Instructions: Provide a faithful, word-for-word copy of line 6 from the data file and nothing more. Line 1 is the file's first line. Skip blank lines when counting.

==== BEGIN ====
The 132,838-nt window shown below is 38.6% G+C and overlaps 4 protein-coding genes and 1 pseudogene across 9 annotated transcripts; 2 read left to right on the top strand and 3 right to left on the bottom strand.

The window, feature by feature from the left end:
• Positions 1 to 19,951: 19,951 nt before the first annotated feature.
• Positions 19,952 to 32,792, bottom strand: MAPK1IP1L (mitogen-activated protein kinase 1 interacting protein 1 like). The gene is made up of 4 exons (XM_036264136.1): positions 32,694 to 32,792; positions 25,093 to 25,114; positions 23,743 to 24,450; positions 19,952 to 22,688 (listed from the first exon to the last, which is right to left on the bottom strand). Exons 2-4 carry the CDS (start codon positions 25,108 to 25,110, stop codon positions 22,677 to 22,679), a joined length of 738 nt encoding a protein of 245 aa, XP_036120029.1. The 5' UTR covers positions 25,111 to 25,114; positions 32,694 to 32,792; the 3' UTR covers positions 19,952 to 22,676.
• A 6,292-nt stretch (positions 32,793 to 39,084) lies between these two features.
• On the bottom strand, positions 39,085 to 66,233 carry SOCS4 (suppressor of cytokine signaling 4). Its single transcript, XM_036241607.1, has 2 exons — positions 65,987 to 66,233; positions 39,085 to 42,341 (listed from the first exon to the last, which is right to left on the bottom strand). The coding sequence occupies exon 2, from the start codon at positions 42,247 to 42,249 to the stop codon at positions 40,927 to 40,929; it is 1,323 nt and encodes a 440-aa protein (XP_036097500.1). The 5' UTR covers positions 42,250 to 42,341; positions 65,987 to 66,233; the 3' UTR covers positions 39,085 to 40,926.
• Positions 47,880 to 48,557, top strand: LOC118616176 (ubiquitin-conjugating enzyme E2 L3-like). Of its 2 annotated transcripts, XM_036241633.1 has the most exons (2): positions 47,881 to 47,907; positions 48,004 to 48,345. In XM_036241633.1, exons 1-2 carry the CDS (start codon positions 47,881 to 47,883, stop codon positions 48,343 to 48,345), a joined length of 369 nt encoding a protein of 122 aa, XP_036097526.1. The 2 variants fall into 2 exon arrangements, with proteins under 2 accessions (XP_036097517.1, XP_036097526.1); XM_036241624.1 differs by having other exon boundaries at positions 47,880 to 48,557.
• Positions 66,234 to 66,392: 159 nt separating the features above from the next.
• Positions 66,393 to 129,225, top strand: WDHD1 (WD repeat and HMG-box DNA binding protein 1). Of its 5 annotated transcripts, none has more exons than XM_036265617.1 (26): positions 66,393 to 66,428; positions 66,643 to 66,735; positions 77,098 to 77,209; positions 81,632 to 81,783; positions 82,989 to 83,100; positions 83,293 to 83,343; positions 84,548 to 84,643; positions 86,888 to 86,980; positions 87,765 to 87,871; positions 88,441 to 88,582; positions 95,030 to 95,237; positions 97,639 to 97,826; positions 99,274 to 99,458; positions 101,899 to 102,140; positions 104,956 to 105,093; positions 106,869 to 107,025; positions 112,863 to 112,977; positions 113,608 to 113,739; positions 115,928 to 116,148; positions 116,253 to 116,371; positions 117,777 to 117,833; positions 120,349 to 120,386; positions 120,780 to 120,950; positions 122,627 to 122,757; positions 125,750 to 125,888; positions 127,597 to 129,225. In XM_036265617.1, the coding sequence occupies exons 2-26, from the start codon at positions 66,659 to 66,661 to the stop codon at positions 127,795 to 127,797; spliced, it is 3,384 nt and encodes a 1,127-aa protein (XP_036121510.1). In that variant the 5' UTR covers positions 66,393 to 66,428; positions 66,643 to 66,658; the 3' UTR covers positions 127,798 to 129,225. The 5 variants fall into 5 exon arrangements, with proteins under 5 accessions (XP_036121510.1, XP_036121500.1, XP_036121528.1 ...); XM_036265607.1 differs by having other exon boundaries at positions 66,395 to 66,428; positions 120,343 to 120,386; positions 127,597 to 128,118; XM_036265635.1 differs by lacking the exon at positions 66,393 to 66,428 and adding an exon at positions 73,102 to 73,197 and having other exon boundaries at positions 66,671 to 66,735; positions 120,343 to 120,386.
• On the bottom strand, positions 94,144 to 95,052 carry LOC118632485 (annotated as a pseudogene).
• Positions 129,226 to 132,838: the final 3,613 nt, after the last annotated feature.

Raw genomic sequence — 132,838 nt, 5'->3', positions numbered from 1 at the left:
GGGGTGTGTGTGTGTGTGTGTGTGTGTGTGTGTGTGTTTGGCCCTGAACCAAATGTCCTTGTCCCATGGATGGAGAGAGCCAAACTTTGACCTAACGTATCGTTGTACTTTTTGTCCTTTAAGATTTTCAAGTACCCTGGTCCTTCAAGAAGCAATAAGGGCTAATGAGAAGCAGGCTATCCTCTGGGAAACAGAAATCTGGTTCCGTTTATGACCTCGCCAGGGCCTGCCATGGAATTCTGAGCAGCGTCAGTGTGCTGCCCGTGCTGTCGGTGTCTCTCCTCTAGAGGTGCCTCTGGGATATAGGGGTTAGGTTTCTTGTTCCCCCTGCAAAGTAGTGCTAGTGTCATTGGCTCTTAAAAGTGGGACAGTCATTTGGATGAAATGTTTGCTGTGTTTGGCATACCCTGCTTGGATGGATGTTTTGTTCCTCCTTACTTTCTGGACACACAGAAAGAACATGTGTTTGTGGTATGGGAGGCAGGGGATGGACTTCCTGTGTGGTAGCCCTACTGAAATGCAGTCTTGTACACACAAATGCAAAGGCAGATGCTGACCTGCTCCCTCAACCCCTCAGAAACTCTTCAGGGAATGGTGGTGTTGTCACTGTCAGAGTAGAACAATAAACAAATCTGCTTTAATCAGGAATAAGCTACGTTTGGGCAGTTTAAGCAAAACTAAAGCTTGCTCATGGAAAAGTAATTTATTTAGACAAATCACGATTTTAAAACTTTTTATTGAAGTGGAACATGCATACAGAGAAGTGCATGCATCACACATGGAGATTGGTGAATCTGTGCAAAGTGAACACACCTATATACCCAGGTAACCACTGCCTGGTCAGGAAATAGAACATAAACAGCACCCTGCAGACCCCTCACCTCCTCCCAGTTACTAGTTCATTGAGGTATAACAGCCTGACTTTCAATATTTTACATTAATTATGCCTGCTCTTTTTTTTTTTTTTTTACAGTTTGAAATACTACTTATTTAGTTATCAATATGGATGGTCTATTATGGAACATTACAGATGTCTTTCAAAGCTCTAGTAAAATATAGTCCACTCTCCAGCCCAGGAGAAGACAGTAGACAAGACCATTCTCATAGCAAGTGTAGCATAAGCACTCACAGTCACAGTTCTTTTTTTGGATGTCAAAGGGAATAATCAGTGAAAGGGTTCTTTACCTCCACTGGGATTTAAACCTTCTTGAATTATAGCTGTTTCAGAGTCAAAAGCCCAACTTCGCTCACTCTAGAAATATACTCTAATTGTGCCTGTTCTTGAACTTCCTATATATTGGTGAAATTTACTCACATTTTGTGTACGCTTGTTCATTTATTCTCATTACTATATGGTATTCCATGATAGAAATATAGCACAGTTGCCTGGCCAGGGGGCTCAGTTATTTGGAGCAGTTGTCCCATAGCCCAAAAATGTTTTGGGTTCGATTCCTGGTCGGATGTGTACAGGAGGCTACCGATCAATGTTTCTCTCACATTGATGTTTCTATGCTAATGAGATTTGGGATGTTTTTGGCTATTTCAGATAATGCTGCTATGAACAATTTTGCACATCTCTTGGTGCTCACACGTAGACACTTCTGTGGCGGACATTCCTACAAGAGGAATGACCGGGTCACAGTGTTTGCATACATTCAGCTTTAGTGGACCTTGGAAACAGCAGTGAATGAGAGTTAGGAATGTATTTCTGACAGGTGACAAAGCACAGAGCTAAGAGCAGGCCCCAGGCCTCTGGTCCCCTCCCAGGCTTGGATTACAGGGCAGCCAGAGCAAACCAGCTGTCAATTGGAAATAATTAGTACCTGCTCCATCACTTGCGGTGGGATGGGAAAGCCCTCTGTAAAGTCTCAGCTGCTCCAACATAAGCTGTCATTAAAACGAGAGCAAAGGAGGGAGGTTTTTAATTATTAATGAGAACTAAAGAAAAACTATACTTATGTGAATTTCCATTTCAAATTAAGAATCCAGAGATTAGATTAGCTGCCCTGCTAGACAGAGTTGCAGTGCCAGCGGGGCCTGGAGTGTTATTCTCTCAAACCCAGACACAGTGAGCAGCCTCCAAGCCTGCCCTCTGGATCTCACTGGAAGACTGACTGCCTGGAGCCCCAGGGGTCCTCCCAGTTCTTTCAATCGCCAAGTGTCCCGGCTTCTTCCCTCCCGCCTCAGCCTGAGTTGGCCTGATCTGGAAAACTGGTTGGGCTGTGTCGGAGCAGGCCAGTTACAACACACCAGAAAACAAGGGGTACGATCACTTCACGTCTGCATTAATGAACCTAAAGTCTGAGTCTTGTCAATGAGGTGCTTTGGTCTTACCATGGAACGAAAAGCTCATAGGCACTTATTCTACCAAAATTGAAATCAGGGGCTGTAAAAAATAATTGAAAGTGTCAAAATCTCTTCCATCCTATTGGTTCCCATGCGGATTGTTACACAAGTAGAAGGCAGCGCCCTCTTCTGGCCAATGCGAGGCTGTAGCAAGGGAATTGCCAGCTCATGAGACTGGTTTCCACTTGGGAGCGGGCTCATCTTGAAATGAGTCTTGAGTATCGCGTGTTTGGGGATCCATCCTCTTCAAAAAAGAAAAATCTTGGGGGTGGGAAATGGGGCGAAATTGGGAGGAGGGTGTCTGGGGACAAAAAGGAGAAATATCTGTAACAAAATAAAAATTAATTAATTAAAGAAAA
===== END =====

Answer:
• On the bottom strand, positions 39,085 to 66,233 carry SOCS4 (suppressor of cytokine signaling 4). Its single transcript, XM_036241607.1, has 2 exons — positions 65,987 to 66,233; positions 39,085 to 42,341 (listed from the first exon to the last, which is right to left on the bottom strand). The coding sequence occupies exon 2, from the start codon at positions 42,247 to 42,249 to the stop codon at positions 40,927 to 40,929; it is 1,323 nt and encodes a 440-aa protein (XP_036097500.1). The 5' UTR covers positions 42,250 to 42,341; positions 65,987 to 66,233; the 3' UTR covers positions 39,085 to 40,926.